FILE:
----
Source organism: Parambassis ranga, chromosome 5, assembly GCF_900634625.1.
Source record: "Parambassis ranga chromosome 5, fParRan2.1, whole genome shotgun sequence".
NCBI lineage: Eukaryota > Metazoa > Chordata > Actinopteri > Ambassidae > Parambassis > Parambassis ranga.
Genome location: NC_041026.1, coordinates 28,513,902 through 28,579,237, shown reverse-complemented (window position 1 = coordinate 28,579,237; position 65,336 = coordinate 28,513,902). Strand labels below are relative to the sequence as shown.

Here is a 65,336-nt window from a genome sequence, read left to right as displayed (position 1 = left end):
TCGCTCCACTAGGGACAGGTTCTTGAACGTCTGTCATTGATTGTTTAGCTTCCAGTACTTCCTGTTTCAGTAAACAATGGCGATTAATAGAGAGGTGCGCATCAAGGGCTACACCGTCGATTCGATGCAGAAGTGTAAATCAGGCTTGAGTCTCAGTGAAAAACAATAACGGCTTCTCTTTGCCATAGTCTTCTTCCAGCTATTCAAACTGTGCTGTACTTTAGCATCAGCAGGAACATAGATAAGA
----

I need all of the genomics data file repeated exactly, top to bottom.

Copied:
Source organism: Parambassis ranga, chromosome 5, assembly GCF_900634625.1.
Source record: "Parambassis ranga chromosome 5, fParRan2.1, whole genome shotgun sequence".
NCBI lineage: Eukaryota > Metazoa > Chordata > Actinopteri > Ambassidae > Parambassis > Parambassis ranga.
Genome location: NC_041026.1, coordinates 28,513,902 through 28,579,237, shown reverse-complemented (window position 1 = coordinate 28,579,237; position 65,336 = coordinate 28,513,902). Strand labels below are relative to the sequence as shown.

Here is a 65,336-nt window from a genome sequence, read left to right as displayed (position 1 = left end):
TCGCTCCACTAGGGACAGGTTCTTGAACGTCTGTCATTGATTGTTTAGCTTCCAGTACTTCCTGTTTCAGTAAACAATGGCGATTAATAGAGAGGTGCGCATCAAGGGCTACACCGTCGATTCGATGCAGAAGTGTAAATCAGGCTTGAGTCTCAGTGAAAAACAATAACGGCTTCTCTTTGCCATAGTCTTCTTCCAGCTATTCAAACTGTGCTGTACTTTAGCATCAGCAGGAACATAGATAAGA